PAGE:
16 May 2014

6 Signs that SIBO might be the root cause of your IBS

Photo courtesy of www.freedigitalphotos.net

Studies show that over 50% of patients diagnosed with IBS actually have an underlying imbalance called SIBO, or small intestinal bacterial overgrowth. The majority of our gut bacteria should be in the colon. When the bacteria migrate backwards into the small bowel or when there is low stomach acid or poor pancreatic enzyme production, bacteria in the small bowel can overgrow and cause symptoms, such as diarrhea, gas, or bloating.

Six signs you might have SIBO

  1. You notice that fiber worsens your constipation
  2. You notice an improvement in IBS symptoms when taking antibiotics
  3. You feel more gas and bloating when you take probiotics that contain prebiotics
  4. You are celiac or gluten intolerant and do not have 100% resolution of symptoms on a gluten-free diet
  5. You develop chronic symptoms of gas, bloating, constipation or diarrhea after taking pain medications, like opiates.
  6. Your blood work shows chronically low iron or ferratin with no known cause

Top 6 Symptoms of SIBO

  1. Abdominal bloating and distention
  2. Constipation 
  3. Diarrhea
  4. Abdominal pain or discomfort
  5.  Acid reflux or heartburn
  6. Excessive gas or belching

How do I know this isn’t just leaky gut?

While SIBO usually manifests with local GI symptoms, a leaky gut will manifest with systemic complaints that affect the immune system. Keep in mind that is is not uncommon to have both SIBO and leaky gut simultaneously. And very often if you have SIBO for a long period of time, you will develop a leaky gut.

Here are some systemic signs of a leaky gut:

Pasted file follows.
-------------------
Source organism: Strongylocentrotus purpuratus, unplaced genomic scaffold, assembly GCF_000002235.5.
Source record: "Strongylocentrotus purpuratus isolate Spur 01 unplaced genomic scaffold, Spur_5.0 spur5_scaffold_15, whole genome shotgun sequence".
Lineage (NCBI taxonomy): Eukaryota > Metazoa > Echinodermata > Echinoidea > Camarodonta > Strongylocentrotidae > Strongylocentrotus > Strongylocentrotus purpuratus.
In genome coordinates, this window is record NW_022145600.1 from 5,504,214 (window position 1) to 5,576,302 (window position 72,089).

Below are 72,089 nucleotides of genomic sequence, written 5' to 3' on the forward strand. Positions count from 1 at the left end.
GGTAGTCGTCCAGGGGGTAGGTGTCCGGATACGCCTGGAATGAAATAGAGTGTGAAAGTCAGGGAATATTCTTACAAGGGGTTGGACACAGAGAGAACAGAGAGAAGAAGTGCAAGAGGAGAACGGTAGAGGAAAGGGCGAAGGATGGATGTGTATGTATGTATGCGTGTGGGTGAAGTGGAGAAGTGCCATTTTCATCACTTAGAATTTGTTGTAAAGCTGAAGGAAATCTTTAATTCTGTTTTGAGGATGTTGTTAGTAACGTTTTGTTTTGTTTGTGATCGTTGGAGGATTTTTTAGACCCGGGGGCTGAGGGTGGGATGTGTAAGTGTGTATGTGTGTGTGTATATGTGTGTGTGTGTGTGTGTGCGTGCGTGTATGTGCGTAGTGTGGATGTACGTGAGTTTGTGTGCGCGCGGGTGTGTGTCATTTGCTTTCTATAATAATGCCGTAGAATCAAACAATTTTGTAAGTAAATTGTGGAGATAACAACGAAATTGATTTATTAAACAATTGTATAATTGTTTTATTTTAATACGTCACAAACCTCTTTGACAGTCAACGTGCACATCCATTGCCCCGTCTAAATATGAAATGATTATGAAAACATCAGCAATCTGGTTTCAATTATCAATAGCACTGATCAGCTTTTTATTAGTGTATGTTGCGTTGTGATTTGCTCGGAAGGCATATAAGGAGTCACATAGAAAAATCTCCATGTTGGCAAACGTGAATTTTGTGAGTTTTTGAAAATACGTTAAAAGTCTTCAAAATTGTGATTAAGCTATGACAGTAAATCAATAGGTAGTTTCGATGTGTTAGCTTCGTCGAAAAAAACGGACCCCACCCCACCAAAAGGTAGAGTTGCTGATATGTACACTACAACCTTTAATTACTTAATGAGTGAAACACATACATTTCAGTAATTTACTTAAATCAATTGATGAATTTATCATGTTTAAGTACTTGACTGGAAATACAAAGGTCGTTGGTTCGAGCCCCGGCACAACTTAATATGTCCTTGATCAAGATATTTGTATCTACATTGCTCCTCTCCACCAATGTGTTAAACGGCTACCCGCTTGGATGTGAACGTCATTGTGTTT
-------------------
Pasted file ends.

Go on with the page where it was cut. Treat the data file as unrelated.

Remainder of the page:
• Multiple food sensitivities
  • Skin rashes, acne or rosacea
  • Respiratory symptoms, like asthma
  • Allergic symptoms or increase in seasonal allergies
  • Fatigue
  • Brain fog or poor concentration, especially after meals
  • Any autoimmune disease
  • Joint pain or arthritis
  • Headaches or migraines
Remember SIBO can cause leaky gut syndrome but not everyone with SIBO has leaky gut. About half of the patients diagnosed with SIBO will also have leaky gut. Most of the time if SIBO is treated, leaky gut will heal itself!

10 conditions that may predispose you to have SIBO

  1. Hypochlorhydria (low stomach acid)
  2. Pancreatic insufficiency
  3. Decreased motility in small intestine
  4. Bowel obstruction
  5. Diverticula 
  6. Surgical bowel resection or bariatric surgery 
  7. Food poisoning (Post infectious IBS)
  8. Nerve damage that affects the GI tract
  9. Drugs, like opiates 
  10. Any disease that slows motility (diabetes, hypothyroid)

Other disorders that may be associated with SIBO

  • Rheumatoid arthritis
  • Ankylosing spondylitis
  • Scleroderma
  • Hashimoto’s thyroiditis
  • Rosacea
  • Restless leg syndrome
  • Pancreatic insufficiency
  • Liver disease
  • Diabetes
  • Crohn’s disease
  • Celiac disease
  • Fibromyalgia
  • Kidney failure
  • Liver disease
  • Diverticulosis

How to Diagnose SIBO

Ask your doctor to order the Lactulose Breath Test (preferred over glucose as it will test the entire small bowel vs. just duodenum). You may also need to check a comprehensive stool analysis and urinary organic acids, which may point in the direction of other dysbiosis but are not directly assessing small bowel bacterial overgrowth

How do we treat SIBO?

1. Diet options
2. Antibiotics
  • Xifaxan
3. Dr. Jill’s favorite antimicrobial herbs

Treating SIBO successfully is not always easy and may involve major dietary changes and medication or herbal treatment for an extended period of time. However, getting the balance of your gut microbes healthy will likely prove to be the most important step in regaining your health and vitality! I know it was in my case… if you haven't read My Story, read more here.

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  1. Thank you for this article! I am already basically paleo low histamine with white rice added in. I am studying low fodmap. My question is how long do you recommend taking the Allimed to get rid of sibo? And at what dosage?

  2. Hi Kristie,
    Thank you for your comments and best of luck on healing from SIBO. I cannot give specific medical advice online but I suggest working with a functional medicine practitioner to get the dose and time just right. Most people may safely take garlic up to 4 weeks.

  3. Hello. Thanks for this great article! I have both methane and hydrogen positive SIBO. I'm also breastfeeding a 6 month old. Can I be treated while I'm nursing or must I wait until baby is weaned? Thank you.